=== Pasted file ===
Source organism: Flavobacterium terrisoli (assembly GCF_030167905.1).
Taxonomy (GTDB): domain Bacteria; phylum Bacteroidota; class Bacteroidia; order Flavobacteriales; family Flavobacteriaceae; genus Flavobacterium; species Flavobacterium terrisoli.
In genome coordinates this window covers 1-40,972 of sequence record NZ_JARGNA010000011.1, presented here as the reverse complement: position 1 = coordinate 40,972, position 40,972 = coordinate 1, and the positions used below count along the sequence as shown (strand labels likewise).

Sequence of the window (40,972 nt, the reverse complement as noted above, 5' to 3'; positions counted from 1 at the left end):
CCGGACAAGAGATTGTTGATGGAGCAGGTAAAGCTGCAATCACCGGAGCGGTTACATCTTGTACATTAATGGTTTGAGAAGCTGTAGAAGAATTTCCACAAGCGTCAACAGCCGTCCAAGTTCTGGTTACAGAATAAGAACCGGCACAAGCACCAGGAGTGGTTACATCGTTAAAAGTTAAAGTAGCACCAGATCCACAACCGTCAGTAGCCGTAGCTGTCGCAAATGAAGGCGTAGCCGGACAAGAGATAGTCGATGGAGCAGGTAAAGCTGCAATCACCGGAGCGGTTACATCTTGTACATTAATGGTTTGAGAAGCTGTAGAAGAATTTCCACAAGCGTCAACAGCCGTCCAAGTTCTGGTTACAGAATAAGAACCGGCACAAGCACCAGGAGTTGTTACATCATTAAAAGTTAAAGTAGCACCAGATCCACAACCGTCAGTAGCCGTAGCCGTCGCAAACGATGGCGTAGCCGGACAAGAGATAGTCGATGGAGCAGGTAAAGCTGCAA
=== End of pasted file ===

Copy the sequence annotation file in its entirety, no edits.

Source organism: Flavobacterium terrisoli (assembly GCF_030167905.1).
Taxonomy (GTDB): domain Bacteria; phylum Bacteroidota; class Bacteroidia; order Flavobacteriales; family Flavobacteriaceae; genus Flavobacterium; species Flavobacterium terrisoli.
In genome coordinates this window covers 1-40,972 of sequence record NZ_JARGNA010000011.1, presented here as the reverse complement: position 1 = coordinate 40,972, position 40,972 = coordinate 1, and the positions used below count along the sequence as shown (strand labels likewise).

Sequence of the window (40,972 nt, the reverse complement as noted above, 5' to 3'; positions counted from 1 at the left end):
CCGGACAAGAGATTGTTGATGGAGCAGGTAAAGCTGCAATCACCGGAGCGGTTACATCTTGTACATTAATGGTTTGAGAAGCTGTAGAAGAATTTCCACAAGCGTCAACAGCCGTCCAAGTTCTGGTTACAGAATAAGAACCGGCACAAGCACCAGGAGTGGTTACATCGTTAAAAGTTAAAGTAGCACCAGATCCACAACCGTCAGTAGCCGTAGCTGTCGCAAATGAAGGCGTAGCCGGACAAGAGATAGTCGATGGAGCAGGTAAAGCTGCAATCACCGGAGCGGTTACATCTTGTACATTAATGGTTTGAGAAGCTGTAGAAGAATTTCCACAAGCGTCAACAGCCGTCCAAGTTCTGGTTACAGAATAAGAACCGGCACAAGCACCAGGAGTTGTTACATCATTAAAAGTTAAAGTAGCACCAGATCCACAACCGTCAGTAGCCGTAGCCGTCGCAAACGATGGCGTAGCCGGACAAGAGATAGTCGATGGAGCAGGTAAAGCTGCAA